This is not a review of Mario Maker 2
I've realised now that I'm not qualified enough to properly review it; I don't create enough courses to truly say I understand everything about the game, and even the ones I have made have been far out-shone by the ones made by pals and strangers online.
What I want to talk about today is how Mario Maker 2 can be one of the purest, most joyful things Nintendo has made for the Switch so far and also, at times, a deeply frustrating experience. In fact I'd even say it's designed that way.
Nintendo took a brave step releasing the first Mario Maker; they essentially laid bare the mechanics of gaming's greatest icon. Since then some master creators have made mario levels that almost (but not quite) match the genius of Nintendo's own creations. Mario Maker 2 only increases the scope in very small ways, but with deep consequences. Seriously, even just having slopes available has added like a million course ideas to my already crowded mind.
Mario Maker 2's new story mode, where Mario has to rebuild Peach's castle, is a great way to slowly introduce mechanics and give ideas to the player. It's also a great reminder that no matter how smart you think you are, Nintendo are smarter.
The real highs of Mario Maker 2 are when you have an idea in your mind and can't wait to get it working. I was on the train the other day and had the idea to use koopa shells to automatically switch platforms on and off through a course, and increase the intensity of the switching as time goes on. What a great idea!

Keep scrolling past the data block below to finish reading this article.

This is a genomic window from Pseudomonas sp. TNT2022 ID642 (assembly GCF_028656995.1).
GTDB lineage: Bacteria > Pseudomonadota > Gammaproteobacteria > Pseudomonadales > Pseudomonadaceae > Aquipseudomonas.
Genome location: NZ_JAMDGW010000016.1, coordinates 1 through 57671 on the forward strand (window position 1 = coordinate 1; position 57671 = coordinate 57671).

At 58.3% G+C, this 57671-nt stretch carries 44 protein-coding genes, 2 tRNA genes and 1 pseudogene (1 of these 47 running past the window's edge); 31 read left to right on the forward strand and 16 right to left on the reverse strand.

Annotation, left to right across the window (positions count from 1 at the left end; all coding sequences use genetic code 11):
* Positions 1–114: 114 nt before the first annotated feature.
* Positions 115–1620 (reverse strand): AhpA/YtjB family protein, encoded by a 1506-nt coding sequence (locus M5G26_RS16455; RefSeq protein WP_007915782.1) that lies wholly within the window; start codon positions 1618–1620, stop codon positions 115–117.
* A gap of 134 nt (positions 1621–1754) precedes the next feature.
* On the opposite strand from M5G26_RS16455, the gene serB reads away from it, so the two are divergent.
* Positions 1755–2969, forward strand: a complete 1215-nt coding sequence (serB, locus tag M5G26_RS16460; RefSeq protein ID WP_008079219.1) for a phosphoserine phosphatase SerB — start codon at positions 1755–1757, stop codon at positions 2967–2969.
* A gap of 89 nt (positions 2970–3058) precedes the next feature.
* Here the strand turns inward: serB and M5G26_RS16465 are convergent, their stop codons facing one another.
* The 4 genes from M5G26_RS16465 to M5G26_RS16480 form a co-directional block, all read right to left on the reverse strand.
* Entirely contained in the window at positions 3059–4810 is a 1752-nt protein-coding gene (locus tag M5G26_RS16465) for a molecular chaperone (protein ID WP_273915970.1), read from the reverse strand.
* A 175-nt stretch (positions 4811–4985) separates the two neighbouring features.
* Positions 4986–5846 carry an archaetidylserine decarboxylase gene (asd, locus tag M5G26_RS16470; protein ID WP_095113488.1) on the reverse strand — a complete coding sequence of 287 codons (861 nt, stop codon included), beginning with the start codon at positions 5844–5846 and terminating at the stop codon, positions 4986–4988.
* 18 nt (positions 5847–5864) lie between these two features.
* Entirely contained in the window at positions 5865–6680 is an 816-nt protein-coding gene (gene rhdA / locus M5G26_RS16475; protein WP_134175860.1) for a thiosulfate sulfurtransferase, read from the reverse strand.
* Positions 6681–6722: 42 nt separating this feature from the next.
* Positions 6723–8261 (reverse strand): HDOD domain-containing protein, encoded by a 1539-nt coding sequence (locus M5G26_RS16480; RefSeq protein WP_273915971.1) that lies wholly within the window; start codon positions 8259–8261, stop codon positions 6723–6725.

The crushing lows are when you take that idea and spend ages trying to get it to work, and then realise you have to come up with loads of clever ways to make your idea stay interesting for an entire course. My shell switching idea took me forever to make work in a way that was even slightly fun. Days later, I finally hammered out a tricky wee level that I thought was pretty good, but the ratios have not been kind so far; not many folk have bothered their arse to play it, and even fewer have completed and liked the damn thing.
No matter, there's always the next idea. Except, I've got real trouble with throwing ideas down and just churning our good levels. Course creation in Mario Maker 2 is torture for me. When the Beatles were active it was often said that Paul McCartney could wake up in the morning with a melody in his head and straight away he'd have a hit song on his hands, while John Lennon took ages to slowly piece together whatever crazy idea he had and painstakingly craft it into something audible.
I always hoped I'd be a Paul, but I'm definitely a John; course-making is a long, arduous process for folk like me.
The good thing is, even without the ability to make great courses with no effort, Mario Maker 2 is essentially an endless Mario game. Every time I turn it on, I have new creations to play. Some are clever, some are hard, some are a but rubbish but all are fun because the core ingredients are Mario. I don't know how many more courses I'll bother making, but it's clear to me that Mario Maker 2 is a wonderful tool and my Switch would feel incomplete without it.